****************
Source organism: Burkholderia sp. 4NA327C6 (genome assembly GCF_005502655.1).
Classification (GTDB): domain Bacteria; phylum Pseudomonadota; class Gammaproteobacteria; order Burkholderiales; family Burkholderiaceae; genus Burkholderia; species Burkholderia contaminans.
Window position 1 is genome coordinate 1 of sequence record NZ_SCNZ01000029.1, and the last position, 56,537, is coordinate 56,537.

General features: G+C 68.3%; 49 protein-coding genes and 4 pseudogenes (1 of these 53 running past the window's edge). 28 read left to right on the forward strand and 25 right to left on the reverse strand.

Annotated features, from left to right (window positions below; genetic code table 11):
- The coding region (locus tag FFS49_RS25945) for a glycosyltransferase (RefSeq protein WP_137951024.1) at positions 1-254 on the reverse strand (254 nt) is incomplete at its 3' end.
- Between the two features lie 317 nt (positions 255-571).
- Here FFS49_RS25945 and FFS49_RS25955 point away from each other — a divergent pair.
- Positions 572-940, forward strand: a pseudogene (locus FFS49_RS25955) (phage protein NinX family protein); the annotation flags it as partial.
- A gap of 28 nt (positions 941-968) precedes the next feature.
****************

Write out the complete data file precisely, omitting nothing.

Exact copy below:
Source organism: Burkholderia sp. 4NA327C6 (genome assembly GCF_005502655.1).
Classification (GTDB): domain Bacteria; phylum Pseudomonadota; class Gammaproteobacteria; order Burkholderiales; family Burkholderiaceae; genus Burkholderia; species Burkholderia contaminans.
Window position 1 is genome coordinate 1 of sequence record NZ_SCNZ01000029.1, and the last position, 56,537, is coordinate 56,537.

General features: G+C 68.3%; 49 protein-coding genes and 4 pseudogenes (1 of these 53 running past the window's edge). 28 read left to right on the forward strand and 25 right to left on the reverse strand.

Annotated features, from left to right (window positions below; genetic code table 11):
- The coding region (locus tag FFS49_RS25945) for a glycosyltransferase (RefSeq protein WP_137951024.1) at positions 1-254 on the reverse strand (254 nt) is incomplete at its 3' end.
- Between the two features lie 317 nt (positions 255-571).
- Here FFS49_RS25945 and FFS49_RS25955 point away from each other — a divergent pair.
- Positions 572-940, forward strand: a pseudogene (locus FFS49_RS25955) (phage protein NinX family protein); the annotation flags it as partial.
- A gap of 28 nt (positions 941-968) precedes the next feature.